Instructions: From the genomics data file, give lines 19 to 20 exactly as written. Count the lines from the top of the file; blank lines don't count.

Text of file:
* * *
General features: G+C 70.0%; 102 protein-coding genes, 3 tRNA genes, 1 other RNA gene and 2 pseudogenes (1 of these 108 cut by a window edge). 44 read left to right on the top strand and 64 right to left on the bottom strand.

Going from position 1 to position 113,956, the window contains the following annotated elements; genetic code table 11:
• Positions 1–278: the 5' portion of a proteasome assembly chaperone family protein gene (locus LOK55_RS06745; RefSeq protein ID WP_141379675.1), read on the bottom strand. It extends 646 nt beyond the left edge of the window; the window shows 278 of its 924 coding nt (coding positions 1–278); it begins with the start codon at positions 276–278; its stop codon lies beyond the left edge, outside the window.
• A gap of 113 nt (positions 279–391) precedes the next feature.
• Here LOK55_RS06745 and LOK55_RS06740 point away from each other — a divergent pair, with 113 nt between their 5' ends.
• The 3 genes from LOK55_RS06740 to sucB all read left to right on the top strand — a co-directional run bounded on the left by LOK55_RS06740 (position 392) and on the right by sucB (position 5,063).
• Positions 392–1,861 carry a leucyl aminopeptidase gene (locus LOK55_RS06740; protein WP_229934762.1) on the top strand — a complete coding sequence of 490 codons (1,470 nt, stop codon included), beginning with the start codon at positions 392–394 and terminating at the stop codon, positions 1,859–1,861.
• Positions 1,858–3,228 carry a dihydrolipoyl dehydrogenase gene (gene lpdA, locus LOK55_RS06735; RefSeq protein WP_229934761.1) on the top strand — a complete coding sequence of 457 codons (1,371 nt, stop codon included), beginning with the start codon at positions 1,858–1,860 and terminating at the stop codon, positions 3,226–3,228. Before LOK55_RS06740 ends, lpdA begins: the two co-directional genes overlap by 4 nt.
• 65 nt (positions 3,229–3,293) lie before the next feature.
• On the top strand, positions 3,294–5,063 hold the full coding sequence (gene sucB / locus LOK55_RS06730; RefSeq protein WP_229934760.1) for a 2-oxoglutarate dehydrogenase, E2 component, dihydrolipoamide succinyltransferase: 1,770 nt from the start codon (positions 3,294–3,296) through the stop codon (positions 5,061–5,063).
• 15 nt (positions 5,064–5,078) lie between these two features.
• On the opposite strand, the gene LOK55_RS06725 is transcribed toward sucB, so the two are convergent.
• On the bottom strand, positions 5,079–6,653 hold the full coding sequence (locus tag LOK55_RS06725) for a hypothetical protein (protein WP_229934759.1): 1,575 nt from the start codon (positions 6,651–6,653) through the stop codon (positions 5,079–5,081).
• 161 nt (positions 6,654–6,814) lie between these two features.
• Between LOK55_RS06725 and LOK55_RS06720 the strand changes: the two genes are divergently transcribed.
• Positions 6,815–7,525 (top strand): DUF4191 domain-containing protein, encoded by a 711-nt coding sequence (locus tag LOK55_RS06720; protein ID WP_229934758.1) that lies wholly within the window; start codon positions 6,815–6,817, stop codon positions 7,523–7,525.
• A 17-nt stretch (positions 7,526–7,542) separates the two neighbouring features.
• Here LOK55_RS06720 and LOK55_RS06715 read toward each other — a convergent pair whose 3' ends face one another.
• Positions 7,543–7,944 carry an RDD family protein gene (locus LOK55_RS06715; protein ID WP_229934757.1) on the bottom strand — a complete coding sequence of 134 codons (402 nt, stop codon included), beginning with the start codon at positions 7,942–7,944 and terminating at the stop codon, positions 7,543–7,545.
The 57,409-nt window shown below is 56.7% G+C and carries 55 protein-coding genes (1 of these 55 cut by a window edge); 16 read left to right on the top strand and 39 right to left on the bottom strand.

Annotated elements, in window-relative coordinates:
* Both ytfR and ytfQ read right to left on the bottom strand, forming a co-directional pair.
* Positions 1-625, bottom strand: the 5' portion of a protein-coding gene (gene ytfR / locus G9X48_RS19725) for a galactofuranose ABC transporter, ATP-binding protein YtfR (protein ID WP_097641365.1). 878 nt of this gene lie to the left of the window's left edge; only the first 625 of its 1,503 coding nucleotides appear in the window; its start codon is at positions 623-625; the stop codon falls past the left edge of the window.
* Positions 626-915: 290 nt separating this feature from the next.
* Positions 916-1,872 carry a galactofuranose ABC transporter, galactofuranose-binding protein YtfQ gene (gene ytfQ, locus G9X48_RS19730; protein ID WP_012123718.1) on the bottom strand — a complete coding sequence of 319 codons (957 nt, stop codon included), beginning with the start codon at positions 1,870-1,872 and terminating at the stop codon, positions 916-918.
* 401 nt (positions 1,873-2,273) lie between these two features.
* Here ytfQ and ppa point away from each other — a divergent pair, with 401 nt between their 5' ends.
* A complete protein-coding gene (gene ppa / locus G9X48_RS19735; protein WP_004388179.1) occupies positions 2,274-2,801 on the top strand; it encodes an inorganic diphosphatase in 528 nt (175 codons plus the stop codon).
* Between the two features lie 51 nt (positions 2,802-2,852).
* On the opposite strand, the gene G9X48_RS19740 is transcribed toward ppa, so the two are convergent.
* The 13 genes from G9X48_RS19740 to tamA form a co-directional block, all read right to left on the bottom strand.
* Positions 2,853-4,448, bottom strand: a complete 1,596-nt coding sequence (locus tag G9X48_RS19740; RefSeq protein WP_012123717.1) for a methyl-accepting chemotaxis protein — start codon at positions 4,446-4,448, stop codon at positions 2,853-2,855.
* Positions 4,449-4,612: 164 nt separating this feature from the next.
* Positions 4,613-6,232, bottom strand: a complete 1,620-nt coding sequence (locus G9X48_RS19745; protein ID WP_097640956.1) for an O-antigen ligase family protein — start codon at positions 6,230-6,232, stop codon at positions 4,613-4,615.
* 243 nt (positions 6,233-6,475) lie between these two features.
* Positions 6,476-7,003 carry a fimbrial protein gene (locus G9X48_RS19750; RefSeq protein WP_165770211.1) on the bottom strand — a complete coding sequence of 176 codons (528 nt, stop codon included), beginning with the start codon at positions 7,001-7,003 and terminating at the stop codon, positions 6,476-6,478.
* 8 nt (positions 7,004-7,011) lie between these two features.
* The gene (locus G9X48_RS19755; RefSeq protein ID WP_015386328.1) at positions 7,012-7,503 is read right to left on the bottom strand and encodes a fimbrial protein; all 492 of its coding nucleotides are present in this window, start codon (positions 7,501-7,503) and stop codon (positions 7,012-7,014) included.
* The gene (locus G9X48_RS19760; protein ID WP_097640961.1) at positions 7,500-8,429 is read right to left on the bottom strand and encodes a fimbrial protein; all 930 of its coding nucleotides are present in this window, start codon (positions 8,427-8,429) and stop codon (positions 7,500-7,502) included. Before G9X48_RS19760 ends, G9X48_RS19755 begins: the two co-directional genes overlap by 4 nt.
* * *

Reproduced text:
• Positions 7,543–7,944 carry an RDD family protein gene (locus LOK55_RS06715; protein ID WP_229934757.1) on the bottom strand — a complete coding sequence of 134 codons (402 nt, stop codon included), beginning with the start codon at positions 7,942–7,944 and terminating at the stop codon, positions 7,543–7,545.
The 57,409-nt window shown below is 56.7% G+C and carries 55 protein-coding genes (1 of these 55 cut by a window edge); 16 read left to right on the top strand and 39 right to left on the bottom strand.